How To Air-Dry Your Hair Like A Pro
I'll be the first to admit that when it comes to styling my hair, I am super lazy.
I'll never understand those girls who wash and blow out their hair every damn night.
If you're someone who fits into that category, I'm not judging. Heck, I say more power to you for having that patience.
Personally, I have an insanely annoying amount of thick, wavy and curly hair that's typically hard to manage. I'll get blessed with a good hair day maybe a handful of times a month, if that.
Before the YouTube beauty tutorial phenomenon, I never knew how to properly style my hair. I would either scrunch it (Ah, remember those days?) or blow dry it until I looked like a Chia Pet, and then I'd use a flat iron to straighten the hell out of my locks.
But, I'm a lover of air-drying my hair. Not only is it the easy way out, but it also saves my hair from so much damage.
Newsflash: Heat styling tools burn the crap out of our hair. You might not care about those split ends now, but just wait until you're 10 years older and you've lost half the hair on your head.
OK, that was a bit dramatic, but you get my point.
For some easy tips on how to air-dry your hair and end up with flawless Gigi Hadid-esque hair without breaking a sweat or killing your arm with that blow dryer, I have you covered.
1. Find the right products for your hair type.
Just because your friend swears by mousse for her hair doesn't necessarily mean mousse will do wonders for your hair, too.
Get to really know your texture and hair type to know what products will work best for you.
Read labels to find out what each product actually does for your hair. If you have very thick hair, a volumizing product might not be your best option.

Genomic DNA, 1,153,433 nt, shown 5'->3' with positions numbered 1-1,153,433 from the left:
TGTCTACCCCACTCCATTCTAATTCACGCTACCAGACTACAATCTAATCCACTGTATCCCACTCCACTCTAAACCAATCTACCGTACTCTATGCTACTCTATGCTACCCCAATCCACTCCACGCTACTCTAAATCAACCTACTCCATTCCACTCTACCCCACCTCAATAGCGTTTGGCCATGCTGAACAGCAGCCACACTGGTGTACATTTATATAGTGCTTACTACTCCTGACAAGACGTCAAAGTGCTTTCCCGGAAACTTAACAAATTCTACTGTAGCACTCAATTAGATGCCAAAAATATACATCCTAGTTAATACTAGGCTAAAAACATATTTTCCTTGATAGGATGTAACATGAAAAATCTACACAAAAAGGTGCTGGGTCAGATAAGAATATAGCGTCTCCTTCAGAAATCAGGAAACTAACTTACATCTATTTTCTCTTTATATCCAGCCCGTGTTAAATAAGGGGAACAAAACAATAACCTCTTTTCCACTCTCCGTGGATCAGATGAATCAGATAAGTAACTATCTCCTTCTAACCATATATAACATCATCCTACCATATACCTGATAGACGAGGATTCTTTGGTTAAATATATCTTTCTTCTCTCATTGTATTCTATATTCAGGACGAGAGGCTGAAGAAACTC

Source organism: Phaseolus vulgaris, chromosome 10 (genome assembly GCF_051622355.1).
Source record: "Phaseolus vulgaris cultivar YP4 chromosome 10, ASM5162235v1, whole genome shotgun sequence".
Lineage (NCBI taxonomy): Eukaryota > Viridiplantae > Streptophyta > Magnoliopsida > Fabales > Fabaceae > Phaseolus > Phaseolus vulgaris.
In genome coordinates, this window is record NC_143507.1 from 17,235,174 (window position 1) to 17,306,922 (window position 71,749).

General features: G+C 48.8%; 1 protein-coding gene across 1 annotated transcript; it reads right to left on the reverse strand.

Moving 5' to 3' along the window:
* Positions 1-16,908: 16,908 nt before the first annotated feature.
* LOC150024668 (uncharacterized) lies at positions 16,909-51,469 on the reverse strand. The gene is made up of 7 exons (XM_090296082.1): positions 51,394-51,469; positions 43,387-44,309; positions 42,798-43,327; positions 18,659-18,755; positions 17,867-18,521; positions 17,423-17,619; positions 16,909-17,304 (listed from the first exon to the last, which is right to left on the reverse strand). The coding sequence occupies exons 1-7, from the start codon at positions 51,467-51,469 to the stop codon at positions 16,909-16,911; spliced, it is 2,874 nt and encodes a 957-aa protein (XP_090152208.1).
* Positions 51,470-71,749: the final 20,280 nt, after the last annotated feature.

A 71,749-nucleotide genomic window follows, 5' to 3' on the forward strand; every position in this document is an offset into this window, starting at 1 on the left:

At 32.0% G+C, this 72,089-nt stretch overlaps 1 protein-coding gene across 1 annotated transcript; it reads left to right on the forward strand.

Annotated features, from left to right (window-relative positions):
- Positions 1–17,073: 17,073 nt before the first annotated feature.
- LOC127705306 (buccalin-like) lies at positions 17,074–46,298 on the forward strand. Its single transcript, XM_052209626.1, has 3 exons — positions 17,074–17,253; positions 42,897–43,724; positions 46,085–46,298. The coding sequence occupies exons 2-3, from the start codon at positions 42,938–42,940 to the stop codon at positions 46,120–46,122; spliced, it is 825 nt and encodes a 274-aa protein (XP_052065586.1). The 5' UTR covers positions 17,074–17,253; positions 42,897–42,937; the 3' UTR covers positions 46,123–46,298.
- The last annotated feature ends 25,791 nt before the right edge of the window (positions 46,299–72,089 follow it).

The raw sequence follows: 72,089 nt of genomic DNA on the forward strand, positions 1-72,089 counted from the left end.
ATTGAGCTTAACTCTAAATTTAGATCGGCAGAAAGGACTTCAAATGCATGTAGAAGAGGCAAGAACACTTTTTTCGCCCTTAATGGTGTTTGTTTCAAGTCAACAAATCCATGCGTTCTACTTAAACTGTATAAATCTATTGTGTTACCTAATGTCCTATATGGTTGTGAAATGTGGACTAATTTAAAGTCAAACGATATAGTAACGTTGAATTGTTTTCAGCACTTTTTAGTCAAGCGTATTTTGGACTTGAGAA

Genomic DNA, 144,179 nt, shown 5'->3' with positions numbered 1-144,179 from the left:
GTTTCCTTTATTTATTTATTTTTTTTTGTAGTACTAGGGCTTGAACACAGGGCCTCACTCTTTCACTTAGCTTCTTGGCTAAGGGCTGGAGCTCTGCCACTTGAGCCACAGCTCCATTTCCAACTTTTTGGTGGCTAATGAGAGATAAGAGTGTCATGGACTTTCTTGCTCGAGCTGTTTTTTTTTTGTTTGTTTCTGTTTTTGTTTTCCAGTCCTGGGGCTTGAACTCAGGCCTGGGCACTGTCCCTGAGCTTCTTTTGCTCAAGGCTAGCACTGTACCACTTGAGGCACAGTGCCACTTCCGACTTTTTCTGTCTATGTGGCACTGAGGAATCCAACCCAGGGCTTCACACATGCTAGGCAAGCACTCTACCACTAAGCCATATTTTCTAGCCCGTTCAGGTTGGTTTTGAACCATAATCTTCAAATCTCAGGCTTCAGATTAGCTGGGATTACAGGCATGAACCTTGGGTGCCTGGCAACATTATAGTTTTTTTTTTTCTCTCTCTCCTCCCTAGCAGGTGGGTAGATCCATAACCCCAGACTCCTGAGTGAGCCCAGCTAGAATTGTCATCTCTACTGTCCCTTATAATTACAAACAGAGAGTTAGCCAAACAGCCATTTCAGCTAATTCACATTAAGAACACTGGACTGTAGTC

2. Use soft scrunchies on wet hair rather than hair ties.
Whether you're putting your damp hair in a loose bun or a braid, scrunchies are you new best friend.
Wet hair is fragile and prone to breakage, so pesky hair ties will snag at your hair. Scrunchies are super soft and won't leave any annoying dents.
3. Do the styling before bed.
If air-drying your hair freaks you the eff out, fear not.
No one's air-dried hair is perfect, so it does require a little bit of work to wake up with hair that looks like effort was put into it.
After applying your chosen products to your damp hair, braid your hair or pull it into a loose bun on top of your head.
These easy styles will give your hair life and look like you spent a good half hour burning your fingers with a curling iron.
4. Don't overly touch your hair while it's drying.
I'm a victim to constantly touching my hair.
I hate when my hair falls into my face so I'm always pushing it to one side or sticking hair behind my ears. Don't do this.
Continually touching your hair while it's in the process of air-drying will only promote frizz to creep up. Let your hair do its thing and then you can occasionally touch it once it's completely dry.
5. Apply a hair oil on sopping wet hair.
Once I heard about this tip, it was a total game changer for my hair.
When you shut off the water in your shower, apply a hair oil to your sopping wet hair.
Our instincts want us to ring out our hair before any products are applied, but this tip is the total opposite.
Hair is super absorbent when it's dripping wet, and rubbing a hair oil through hair will help create a sort of shield over hair to block out lost moisture, which causes frizz.
The hair oil I'm currently obsessed with is by OUAI.
6. Use a soft cotton t-shirt to squeeze out excess moisture.
Terry cloth towels are super rough on your strands.
I cringe when I see people towel-drying their hair. There are so many things wrong with towels on hair. It causes serious frizz, breakage and totally messes with your hair shaft.
Instead, use a 100 percent cotton t-shirt to wrap your hair in once you're out of the shower and hair oil is applied.
There you have it, my fellow lazy hair stylists. By air-drying your hair, you save so much time to do other stuff, like stalk your ex's new girlfriend or your friend's vacation pics on Instagram.
Or sleep. That's the most important one.